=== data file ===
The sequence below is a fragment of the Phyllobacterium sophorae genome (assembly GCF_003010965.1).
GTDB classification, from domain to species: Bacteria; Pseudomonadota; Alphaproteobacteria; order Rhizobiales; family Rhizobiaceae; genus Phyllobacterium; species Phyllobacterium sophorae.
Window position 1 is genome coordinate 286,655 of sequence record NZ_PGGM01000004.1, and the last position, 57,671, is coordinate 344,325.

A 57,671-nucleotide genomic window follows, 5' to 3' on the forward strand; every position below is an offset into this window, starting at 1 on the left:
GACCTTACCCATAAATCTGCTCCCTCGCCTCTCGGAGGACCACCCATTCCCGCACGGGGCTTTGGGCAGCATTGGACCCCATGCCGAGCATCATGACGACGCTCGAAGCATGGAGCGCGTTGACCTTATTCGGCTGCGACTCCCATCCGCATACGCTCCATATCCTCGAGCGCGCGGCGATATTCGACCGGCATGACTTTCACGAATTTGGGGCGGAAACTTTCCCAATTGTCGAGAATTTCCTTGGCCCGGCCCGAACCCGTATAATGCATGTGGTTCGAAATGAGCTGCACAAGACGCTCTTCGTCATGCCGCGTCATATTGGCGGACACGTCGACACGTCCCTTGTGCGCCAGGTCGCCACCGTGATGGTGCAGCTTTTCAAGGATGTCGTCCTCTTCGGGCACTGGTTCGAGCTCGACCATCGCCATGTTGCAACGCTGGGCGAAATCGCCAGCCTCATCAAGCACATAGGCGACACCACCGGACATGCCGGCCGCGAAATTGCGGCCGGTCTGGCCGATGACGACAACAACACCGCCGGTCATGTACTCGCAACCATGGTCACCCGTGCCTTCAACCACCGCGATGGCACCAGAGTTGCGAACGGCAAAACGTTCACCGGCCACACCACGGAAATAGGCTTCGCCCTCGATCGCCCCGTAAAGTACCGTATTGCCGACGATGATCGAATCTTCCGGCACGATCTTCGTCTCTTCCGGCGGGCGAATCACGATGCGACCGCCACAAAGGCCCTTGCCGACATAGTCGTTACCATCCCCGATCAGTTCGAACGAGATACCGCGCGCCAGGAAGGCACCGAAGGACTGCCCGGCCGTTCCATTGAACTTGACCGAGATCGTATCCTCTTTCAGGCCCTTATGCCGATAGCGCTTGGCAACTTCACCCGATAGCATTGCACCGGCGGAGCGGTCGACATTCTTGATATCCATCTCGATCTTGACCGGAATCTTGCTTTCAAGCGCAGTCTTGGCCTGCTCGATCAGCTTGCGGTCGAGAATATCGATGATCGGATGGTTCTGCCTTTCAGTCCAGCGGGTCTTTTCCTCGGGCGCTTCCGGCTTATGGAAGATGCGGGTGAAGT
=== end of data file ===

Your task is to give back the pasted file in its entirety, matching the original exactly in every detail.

The sequence below is a fragment of the Phyllobacterium sophorae genome (assembly GCF_003010965.1).
GTDB classification, from domain to species: Bacteria; Pseudomonadota; Alphaproteobacteria; order Rhizobiales; family Rhizobiaceae; genus Phyllobacterium; species Phyllobacterium sophorae.
Window position 1 is genome coordinate 286,655 of sequence record NZ_PGGM01000004.1, and the last position, 57,671, is coordinate 344,325.

A 57,671-nucleotide genomic window follows, 5' to 3' on the forward strand; every position below is an offset into this window, starting at 1 on the left:
GACCTTACCCATAAATCTGCTCCCTCGCCTCTCGGAGGACCACCCATTCCCGCACGGGGCTTTGGGCAGCATTGGACCCCATGCCGAGCATCATGACGACGCTCGAAGCATGGAGCGCGTTGACCTTATTCGGCTGCGACTCCCATCCGCATACGCTCCATATCCTCGAGCGCGCGGCGATATTCGACCGGCATGACTTTCACGAATTTGGGGCGGAAACTTTCCCAATTGTCGAGAATTTCCTTGGCCCGGCCCGAACCCGTATAATGCATGTGGTTCGAAATGAGCTGCACAAGACGCTCTTCGTCATGCCGCGTCATATTGGCGGACACGTCGACACGTCCCTTGTGCGCCAGGTCGCCACCGTGATGGTGCAGCTTTTCAAGGATGTCGTCCTCTTCGGGCACTGGTTCGAGCTCGACCATCGCCATGTTGCAACGCTGGGCGAAATCGCCAGCCTCATCAAGCACATAGGCGACACCACCGGACATGCCGGCCGCGAAATTGCGGCCGGTCTGGCCGATGACGACAACAACACCGCCGGTCATGTACTCGCAACCATGGTCACCCGTGCCTTCAACCACCGCGATGGCACCAGAGTTGCGAACGGCAAAACGTTCACCGGCCACACCACGGAAATAGGCTTCGCCCTCGATCGCCCCGTAAAGTACCGTATTGCCGACGATGATCGAATCTTCCGGCACGATCTTCGTCTCTTCCGGCGGGCGAATCACGATGCGACCGCCACAAAGGCCCTTGCCGACATAGTCGTTACCATCCCCGATCAGTTCGAACGAGATACCGCGCGCCAGGAAGGCACCGAAGGACTGCCCGGCCGTTCCATTGAACTTGACCGAGATCGTATCCTCTTTCAGGCCCTTATGCCGATAGCGCTTGGCAACTTCACCCGATAGCATTGCACCGGCGGAGCGGTCGACATTCTTGATATCCATCTCGATCTTGACCGGAATCTTGCTTTCAAGCGCAGTCTTGGCCTGCTCGATCAGCTTGCGGTCGAGAATATCGATGATCGGATGGTTCTGCCTTTCAGTCCAGCGGGTCTTTTCCTCGGGCGCTTCCGGCTTATGGAAGATGCGGGTGAAGT